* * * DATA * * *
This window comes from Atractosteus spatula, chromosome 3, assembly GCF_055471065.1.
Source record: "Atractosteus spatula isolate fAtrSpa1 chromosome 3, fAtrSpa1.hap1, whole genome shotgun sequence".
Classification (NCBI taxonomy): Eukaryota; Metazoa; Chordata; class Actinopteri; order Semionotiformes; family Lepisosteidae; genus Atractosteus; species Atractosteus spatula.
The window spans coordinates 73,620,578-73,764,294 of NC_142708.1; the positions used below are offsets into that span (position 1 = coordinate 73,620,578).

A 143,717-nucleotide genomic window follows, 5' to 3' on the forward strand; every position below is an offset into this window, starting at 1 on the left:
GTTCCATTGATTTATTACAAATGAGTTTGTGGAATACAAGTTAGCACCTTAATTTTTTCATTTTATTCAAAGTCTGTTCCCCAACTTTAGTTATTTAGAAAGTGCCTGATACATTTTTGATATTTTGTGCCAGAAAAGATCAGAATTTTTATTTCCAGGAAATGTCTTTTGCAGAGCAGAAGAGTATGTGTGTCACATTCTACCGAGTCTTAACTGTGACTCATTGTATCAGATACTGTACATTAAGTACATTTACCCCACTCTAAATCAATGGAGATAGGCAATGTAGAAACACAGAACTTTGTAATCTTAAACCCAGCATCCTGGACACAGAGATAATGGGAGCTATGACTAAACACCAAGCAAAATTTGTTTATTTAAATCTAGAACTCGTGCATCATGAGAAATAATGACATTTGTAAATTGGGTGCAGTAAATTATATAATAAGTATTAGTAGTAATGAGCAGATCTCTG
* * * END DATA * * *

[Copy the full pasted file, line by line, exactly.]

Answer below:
This window comes from Atractosteus spatula, chromosome 3, assembly GCF_055471065.1.
Source record: "Atractosteus spatula isolate fAtrSpa1 chromosome 3, fAtrSpa1.hap1, whole genome shotgun sequence".
Classification (NCBI taxonomy): Eukaryota; Metazoa; Chordata; class Actinopteri; order Semionotiformes; family Lepisosteidae; genus Atractosteus; species Atractosteus spatula.
The window spans coordinates 73,620,578-73,764,294 of NC_142708.1; the positions used below are offsets into that span (position 1 = coordinate 73,620,578).

A 143,717-nucleotide genomic window follows, 5' to 3' on the forward strand; every position below is an offset into this window, starting at 1 on the left:
GTTCCATTGATTTATTACAAATGAGTTTGTGGAATACAAGTTAGCACCTTAATTTTTTCATTTTATTCAAAGTCTGTTCCCCAACTTTAGTTATTTAGAAAGTGCCTGATACATTTTTGATATTTTGTGCCAGAAAAGATCAGAATTTTTATTTCCAGGAAATGTCTTTTGCAGAGCAGAAGAGTATGTGTGTCACATTCTACCGAGTCTTAACTGTGACTCATTGTATCAGATACTGTACATTAAGTACATTTACCCCACTCTAAATCAATGGAGATAGGCAATGTAGAAACACAGAACTTTGTAATCTTAAACCCAGCATCCTGGACACAGAGATAATGGGAGCTATGACTAAACACCAAGCAAAATTTGTTTATTTAAATCTAGAACTCGTGCATCATGAGAAATAATGACATTTGTAAATTGGGTGCAGTAAATTATATAATAAGTATTAGTAGTAATGAGCAGATCTCTG